Want to cover 3 topics this morning:The Context for Private Investment into InfrastructureHow investing serves the needs of Institutional FundsMaking your infrastructure investment appealing to institutional investors
The world has a large infrastructure gap and institutional investors have an increasing appetite to invest private capital into this area of the economy. The investment gap is unlikely to be filled by governments and typical financial institutions like banks alone. Government debt has risen dramatically as public treasuries have been used to stimulate economic recovery from the 2008/09 financial crisis. Governments are looking to rein in spending making less government funding available for infrastructure replacement. Banks are being pressured through regulation to carry more capital to respond to liquidity needs. Institutional investors such as pension funds are increasingly interested in infrastructure investments because bond and equity markets have too low returns to meet their long term liabilities and equity markets are too volatile and unpredictable.
As a result, Global investments by pension and private equity funds has once again been increasing after the 08/09 economic downturn. About $160 billion of private investment into infrastructure funds was raised from2004 to 2011.
And Canadian pension funds are increasing the percentage of their total portfolio held in these infrastructure funds and direct investments. Depending on the life cycle of a pension fund today, a pension fund would likely be advised to have $40 million invested in infrastructure assets for each $1 billion of total portfolio. Some might advocate even higher portions of perhaps $100 million for each billion of assets in the portfolio. This math can produce some large capital pools. For example:Ontario Municipal Employees Pension Plan has about $15 billion invested in infrastructure assets, CPP nearly $10 billion, and Ontario Teacher about $8.5 billion
Highlight Income, Correlation and volatility in keeping with solving the problems that plan sponsors faceThe reason the appetite is getting large is as follows:Infrastructure investments provide stable cash flows through the annual dividends paid by these investments, dividends that are typically higher than bonds but largely just as secure because they are backed by government assets that are essential to the economy like toll roads, bridges, schools, pipelines, airports and so on. Typically these annual returns through dividends and capital appreciation tend to rise regardless of economic conditions because the assets held are monopolistic and not subject to competition. Often revenues are based on contracts with governments and/or are regulated by a public utilities board. The greater certainty of investments works well for pension funds because it allows them to have some degree of certainty that they will have the cash to pay for their obligations to pension beneficiaries.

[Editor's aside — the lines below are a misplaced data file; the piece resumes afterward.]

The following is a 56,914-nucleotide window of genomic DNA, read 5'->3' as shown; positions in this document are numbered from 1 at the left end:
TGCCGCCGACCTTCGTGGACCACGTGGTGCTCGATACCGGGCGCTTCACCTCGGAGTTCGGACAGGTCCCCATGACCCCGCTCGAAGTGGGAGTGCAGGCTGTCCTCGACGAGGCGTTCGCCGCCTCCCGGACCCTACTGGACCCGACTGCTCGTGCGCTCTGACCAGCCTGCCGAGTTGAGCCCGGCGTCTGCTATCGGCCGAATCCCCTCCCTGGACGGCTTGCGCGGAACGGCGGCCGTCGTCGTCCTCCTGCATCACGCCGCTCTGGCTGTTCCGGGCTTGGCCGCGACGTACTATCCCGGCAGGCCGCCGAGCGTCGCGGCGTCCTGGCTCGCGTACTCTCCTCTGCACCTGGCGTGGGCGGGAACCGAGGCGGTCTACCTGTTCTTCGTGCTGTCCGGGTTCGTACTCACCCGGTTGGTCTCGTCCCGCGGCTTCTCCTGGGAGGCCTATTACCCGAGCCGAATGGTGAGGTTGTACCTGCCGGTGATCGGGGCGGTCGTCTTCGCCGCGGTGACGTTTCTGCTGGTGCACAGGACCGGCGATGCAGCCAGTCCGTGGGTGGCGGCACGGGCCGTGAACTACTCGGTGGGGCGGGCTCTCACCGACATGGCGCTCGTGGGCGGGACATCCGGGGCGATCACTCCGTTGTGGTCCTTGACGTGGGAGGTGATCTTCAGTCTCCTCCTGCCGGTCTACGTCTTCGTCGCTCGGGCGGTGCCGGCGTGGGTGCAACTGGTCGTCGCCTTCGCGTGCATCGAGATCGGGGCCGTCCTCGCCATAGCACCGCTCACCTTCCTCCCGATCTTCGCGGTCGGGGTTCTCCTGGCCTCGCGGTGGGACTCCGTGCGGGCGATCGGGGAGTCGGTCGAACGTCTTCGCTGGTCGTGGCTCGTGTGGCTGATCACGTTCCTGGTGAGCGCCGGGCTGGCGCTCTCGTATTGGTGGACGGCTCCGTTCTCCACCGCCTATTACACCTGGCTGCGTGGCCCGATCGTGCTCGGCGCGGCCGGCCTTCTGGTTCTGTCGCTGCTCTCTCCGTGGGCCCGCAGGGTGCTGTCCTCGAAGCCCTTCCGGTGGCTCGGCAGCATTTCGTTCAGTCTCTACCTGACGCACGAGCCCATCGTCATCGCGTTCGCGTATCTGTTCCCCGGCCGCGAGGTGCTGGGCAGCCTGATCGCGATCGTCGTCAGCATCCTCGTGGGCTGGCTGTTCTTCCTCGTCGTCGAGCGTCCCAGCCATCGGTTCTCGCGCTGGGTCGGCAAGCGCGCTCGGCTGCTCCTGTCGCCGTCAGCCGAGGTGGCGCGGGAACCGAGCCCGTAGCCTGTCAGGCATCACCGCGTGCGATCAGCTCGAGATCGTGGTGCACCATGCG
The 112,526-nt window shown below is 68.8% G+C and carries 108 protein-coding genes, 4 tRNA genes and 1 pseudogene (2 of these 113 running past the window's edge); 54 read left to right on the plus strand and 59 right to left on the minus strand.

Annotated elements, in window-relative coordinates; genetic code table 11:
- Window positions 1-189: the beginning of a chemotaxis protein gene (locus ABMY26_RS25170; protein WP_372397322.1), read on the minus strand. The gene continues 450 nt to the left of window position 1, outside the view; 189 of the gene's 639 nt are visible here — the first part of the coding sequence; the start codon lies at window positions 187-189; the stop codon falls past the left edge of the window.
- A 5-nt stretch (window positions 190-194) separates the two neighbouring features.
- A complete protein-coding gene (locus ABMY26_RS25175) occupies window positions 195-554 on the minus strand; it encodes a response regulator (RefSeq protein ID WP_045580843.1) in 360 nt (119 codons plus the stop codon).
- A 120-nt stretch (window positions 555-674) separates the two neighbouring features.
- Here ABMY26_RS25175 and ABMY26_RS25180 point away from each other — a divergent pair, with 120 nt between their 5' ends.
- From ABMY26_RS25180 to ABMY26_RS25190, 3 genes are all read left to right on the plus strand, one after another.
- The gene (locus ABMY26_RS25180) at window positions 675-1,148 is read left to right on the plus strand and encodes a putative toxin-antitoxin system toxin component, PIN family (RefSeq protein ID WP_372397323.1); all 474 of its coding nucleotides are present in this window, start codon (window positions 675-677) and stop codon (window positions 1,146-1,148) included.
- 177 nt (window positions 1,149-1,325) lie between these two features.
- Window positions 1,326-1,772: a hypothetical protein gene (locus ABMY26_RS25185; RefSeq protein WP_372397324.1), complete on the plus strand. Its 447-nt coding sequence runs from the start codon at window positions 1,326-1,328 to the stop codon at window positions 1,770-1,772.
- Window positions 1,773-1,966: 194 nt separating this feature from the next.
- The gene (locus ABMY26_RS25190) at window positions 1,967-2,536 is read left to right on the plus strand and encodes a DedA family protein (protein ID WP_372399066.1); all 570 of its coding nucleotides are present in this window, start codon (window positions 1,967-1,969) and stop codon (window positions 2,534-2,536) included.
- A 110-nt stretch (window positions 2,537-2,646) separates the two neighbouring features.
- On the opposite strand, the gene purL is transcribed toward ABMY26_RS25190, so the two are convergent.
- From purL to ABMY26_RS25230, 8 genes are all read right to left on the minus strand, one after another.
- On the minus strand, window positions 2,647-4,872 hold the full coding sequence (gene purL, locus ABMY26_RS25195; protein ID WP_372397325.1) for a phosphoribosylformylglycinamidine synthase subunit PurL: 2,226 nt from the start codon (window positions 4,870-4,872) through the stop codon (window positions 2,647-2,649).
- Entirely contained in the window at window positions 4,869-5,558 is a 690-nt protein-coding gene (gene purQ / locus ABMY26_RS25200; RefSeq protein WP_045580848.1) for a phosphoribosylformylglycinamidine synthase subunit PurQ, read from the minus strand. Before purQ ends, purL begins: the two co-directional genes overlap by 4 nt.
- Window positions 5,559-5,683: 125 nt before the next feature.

Typically, Canadian institutional investors have been global leaders in this type of investing. This chart shows the returns from infrastructure investing for selected Canadian institutional investors. These investors increased the value of their holdings in infrastructure by 1 and a half to 2 and half times from 2004 to 2011.
This chart shows that the total returns to the end of 2011 from infrastructure for selected large Canadian Institutional investors for their infrastructure investments relative to returns for the TSX and DEX Bond universe. It shows that over the longer term 7 year time frame, infrastructure investments have had moderate to significantly greater returns than Canadian equity or bond indices.Infrastructure investments are by their very nature, long term buy and hold investments which typically offer lower volatility of returns. However they are also quite illiquid and can’t be sold as easily as publicly traded stocks or bonds. Therefore they have a unique but increasingly important role in a pension funds portfolio of assets. To illustrate the growing role of infrastructure investing by pension funds, a 2013 global survey of institutional investors sponsored by Principal Global Investors found that 45% of defined benefit pension plans (mostly in OECD countries) are intending to increase their allocation to infrastructure investments within their portfolios.